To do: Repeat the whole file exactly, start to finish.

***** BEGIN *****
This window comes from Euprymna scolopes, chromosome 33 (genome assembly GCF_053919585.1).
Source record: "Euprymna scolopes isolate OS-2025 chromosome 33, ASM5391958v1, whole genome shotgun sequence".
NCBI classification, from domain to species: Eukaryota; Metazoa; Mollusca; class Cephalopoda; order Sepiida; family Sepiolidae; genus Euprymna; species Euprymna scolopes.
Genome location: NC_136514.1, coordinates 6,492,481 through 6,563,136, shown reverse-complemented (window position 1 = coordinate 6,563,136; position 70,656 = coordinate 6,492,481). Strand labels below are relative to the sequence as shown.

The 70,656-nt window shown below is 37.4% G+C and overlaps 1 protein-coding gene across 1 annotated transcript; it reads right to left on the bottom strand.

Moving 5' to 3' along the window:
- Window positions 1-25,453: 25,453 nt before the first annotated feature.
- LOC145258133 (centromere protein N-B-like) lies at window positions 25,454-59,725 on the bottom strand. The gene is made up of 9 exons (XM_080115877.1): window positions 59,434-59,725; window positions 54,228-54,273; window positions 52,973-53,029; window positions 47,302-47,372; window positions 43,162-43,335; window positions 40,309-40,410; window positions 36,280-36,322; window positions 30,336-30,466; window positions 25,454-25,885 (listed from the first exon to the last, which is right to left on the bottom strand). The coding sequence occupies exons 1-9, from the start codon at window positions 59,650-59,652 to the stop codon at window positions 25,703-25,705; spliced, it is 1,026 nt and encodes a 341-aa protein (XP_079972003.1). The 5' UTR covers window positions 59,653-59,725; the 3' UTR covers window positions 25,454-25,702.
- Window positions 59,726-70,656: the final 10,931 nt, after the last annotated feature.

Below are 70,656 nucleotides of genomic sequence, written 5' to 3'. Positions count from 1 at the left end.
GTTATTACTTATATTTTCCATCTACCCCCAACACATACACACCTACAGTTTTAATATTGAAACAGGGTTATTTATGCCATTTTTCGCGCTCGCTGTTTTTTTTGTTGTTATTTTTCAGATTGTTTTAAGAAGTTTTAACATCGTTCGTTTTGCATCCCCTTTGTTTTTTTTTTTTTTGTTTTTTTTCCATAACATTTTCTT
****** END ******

This window comes from Euprymna scolopes, chromosome 33 (genome assembly GCF_053919585.1).
Source record: "Euprymna scolopes isolate OS-2025 chromosome 33, ASM5391958v1, whole genome shotgun sequence".
NCBI classification, from domain to species: Eukaryota; Metazoa; Mollusca; class Cephalopoda; order Sepiida; family Sepiolidae; genus Euprymna; species Euprymna scolopes.
Genome location: NC_136514.1, coordinates 6,492,481 through 6,563,136, shown reverse-complemented (window position 1 = coordinate 6,563,136; position 70,656 = coordinate 6,492,481). Strand labels below are relative to the sequence as shown.

The 70,656-nt window shown below is 37.4% G+C and overlaps 1 protein-coding gene across 1 annotated transcript; it reads right to left on the bottom strand.

Moving 5' to 3' along the window:
- Window positions 1-25,453: 25,453 nt before the first annotated feature.
- LOC145258133 (centromere protein N-B-like) lies at window positions 25,454-59,725 on the bottom strand. The gene is made up of 9 exons (XM_080115877.1): window positions 59,434-59,725; window positions 54,228-54,273; window positions 52,973-53,029; window positions 47,302-47,372; window positions 43,162-43,335; window positions 40,309-40,410; window positions 36,280-36,322; window positions 30,336-30,466; window positions 25,454-25,885 (listed from the first exon to the last, which is right to left on the bottom strand). The coding sequence occupies exons 1-9, from the start codon at window positions 59,650-59,652 to the stop codon at window positions 25,703-25,705; spliced, it is 1,026 nt and encodes a 341-aa protein (XP_079972003.1). The 5' UTR covers window positions 59,653-59,725; the 3' UTR covers window positions 25,454-25,702.
- Window positions 59,726-70,656: the final 10,931 nt, after the last annotated feature.

Below are 70,656 nucleotides of genomic sequence, written 5' to 3'. Positions count from 1 at the left end.
GTTATTACTTATATTTTCCATCTACCCCCAACACATACACACCTACAGTTTTAATATTGAAACAGGGTTATTTATGCCATTTTTCGCGCTCGCTGTTTTTTTTGTTGTTATTTTTCAGATTGTTTTAAGAAGTTTTAACATCGTTCGTTTTGCATCCCCTTTGTTTTTTTTTTTTTTGTTTTTTTTCCATAACATTTTCTT